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Judgment in Case C-457/10 P AstraZeneca v Commission

Luxembourg, 6 December 2012--The Court dismisses the appeal of the AstraZeneca group, which abused its dominant position by preventing the marketing of generic products replicating Losec AstraZeneca AB and AstraZeneca plc belong to a pharmaceutical group (‘AZ’) which is active worldwide in the sector of the invention, development and marketing of pharmaceutical products. One of the main products marketed by AZ is known as ‘Losec’ (a treatment for ulcers).


By decision of 15 June 20051, the Commission imposed a fine of €60 million on those companies for having committed two abuses of a dominant position.
 

First, the Commission found that AZ had made deliberately misleading representations to the patent offices of certain Member States. Those representations sought to obtain or maintain supplementary protection certificates2 for Losec, granting an extension of the protection under the patent, to which AZ was not entitled or to which it was entitled for a shorter duration, in order to keep manufacturers of generic products away from the market.


Secondly, AZ was penalised for having submitted requests for deregistration of the marketing authorisations for Losec capsules in Denmark, Sweden and Norway in order to delay or make more difficult the marketing of generic medicinal products, and to prevent parallel imports of Losec.


AstraZeneca plc and AstraZeneca AB brought an action before the General Court for annulment of the Commission’s decision.
 

By a judgment of 1 July 20103, the General Court rejected most of the arguments put forward by AZ. However, it annulled in part the Commission’s decision so far as concerns the finding of the second abuse. The General Court held that, although the Commission had proved that the deregistration of the marketing authorisations for Losec capsules in Denmark, Sweden and Norway were such as to delay the entry to the market of generic medicinal products in those three countries and, furthermore, to prevent parallel imports of Losec in Sweden, the Commission had not proved that that latter effect had been produced in Denmark and in Norway. The General Court therefore reduced the amount of the fine imposed jointly and severally on AstraZeneca AB and AstraZeneca plc to €40.25 million and fixed the fine imposed on AstraZeneca AB at €12.25 million.
 

AstraZeneca AB and AstraZeneca plc lodged an appeal before the Court of Justice to have that judgment of the General Court set aside.
 

1 Commission Decision C (2005) 1757 final of 15 June 2005 relating to a proceeding under Article 82 [EC] and Article 54 of the EEA Agreement (Case COMP/A.37.507/F3 – AstraZeneca)
 

2 A supplementary protection certificate may be obtained by the holder of a national or European patent. Its purpose is to extend the protection conferred by that patent for an additional maximum period of five years so that the holder will have the benefit of a maximum period of 15 years of exclusivity from the first marketing authorisation (which is itself issued for a period of 10 years).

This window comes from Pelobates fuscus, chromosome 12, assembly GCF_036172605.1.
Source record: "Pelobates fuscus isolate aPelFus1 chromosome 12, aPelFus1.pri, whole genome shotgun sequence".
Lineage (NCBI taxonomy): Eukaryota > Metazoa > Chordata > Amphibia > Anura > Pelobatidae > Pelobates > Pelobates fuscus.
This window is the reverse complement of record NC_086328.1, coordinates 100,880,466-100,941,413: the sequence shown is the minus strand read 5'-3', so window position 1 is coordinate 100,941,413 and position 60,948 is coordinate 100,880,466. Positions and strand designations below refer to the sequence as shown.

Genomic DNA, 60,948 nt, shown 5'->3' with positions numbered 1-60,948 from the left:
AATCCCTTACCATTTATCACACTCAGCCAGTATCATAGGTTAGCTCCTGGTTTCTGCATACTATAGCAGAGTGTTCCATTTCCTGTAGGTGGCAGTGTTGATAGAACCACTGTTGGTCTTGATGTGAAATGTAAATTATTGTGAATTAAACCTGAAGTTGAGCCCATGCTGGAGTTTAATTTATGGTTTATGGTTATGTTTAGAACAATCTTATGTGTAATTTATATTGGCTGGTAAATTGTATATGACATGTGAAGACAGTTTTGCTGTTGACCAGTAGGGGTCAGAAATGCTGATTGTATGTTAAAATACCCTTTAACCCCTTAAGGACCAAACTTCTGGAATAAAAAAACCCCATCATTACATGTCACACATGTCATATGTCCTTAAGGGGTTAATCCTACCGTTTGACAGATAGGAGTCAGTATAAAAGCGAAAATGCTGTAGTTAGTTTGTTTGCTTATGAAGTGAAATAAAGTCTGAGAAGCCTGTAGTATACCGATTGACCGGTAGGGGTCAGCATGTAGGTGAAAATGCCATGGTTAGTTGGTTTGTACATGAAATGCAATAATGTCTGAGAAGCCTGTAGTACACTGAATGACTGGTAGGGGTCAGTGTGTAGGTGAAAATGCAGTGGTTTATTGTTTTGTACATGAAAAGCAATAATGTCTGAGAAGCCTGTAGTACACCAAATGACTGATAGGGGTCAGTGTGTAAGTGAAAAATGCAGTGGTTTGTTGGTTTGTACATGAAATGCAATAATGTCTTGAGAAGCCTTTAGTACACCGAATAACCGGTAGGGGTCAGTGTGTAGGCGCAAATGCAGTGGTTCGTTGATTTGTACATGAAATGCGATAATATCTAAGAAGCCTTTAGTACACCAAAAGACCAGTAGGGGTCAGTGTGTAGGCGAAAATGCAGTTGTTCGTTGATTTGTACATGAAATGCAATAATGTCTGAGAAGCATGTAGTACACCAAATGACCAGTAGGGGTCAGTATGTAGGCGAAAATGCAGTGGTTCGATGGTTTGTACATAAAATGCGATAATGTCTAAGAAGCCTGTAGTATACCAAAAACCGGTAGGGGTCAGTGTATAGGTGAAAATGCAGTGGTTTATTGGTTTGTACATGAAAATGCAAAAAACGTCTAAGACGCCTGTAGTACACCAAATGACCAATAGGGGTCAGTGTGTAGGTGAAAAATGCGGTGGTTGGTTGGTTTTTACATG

3 Case T-321/05 AstraZeneca v Commission, see also Press Release No 67/10.
www.curia.europa.eu
 

By today’s judgment, the Court rejects the arguments advanced by the two companies, concerning, inter alia, errors of law allegedly made by the General Court in respect of the
assessment of two abuses and the determination of the amount of the fines. As regards, in particular, the first abuse of a dominant position concerning supplementary protection certificates, the Court observes that EU law prohibits a dominant undertaking from eliminating a competitor and thereby strengthening its position by using methods other than those
which come within the scope of competition on the merits.


The Court concludes on this issue that the General Court was fully entitled to hold that AZ’s consistent and linear conduct, which was characterised by the notification to the patent offices of misleading representations and the lack of transparency by which AZ deliberately attempted to lead the patent offices and judicial authorities into error in order to keep for as long as possible its monopoly on the medicinal products market, was a breach of competition on the merits and therefore an abuse of a dominant position.
 

So far as concerns the second abuse of a dominant position, the Court has held that the deregistration of the marketing authorisations, without objective justification and after the expiry of the exclusive right granted by EU law, with the aim of hindering the introduction of generic products and parallel imports, also does not come within the scope of competition on the merits.
 

In respect of the fine imposed on the companies, the Court is of the opinion that the General Court did not err in law in concluding, inter alia, that, in the absence of mitigating circumstances or special circumstances, the abuses must be characterised as serious infringements, and consequently the amount of the fine cannot be reduced for those reasons.
 

NOTE: An appeal, on a point or points of law only, may be brought before the Court of Justice against a judgment or order of the General Court. In principle, the appeal does not have suspensive effect. If the appeal is admissible and well founded, the Court of Justice sets aside the judgment of the General Court. Where the state of the proceedings so permits, the Court of Justice may itself give final judgment in the case. Otherwise, it refers the case back to the General Court, which is bound by the decision given by the Court of Justice on the appeal.


Unofficial document for media use, not binding on the Court of Justice.
Thefull text of the judgment is published on the CURIA website on the day of delivery.
Press contact: Christopher Fretwell ?? (+352) 4303 3355
www.curia.europa.eu

Posted: December 2012

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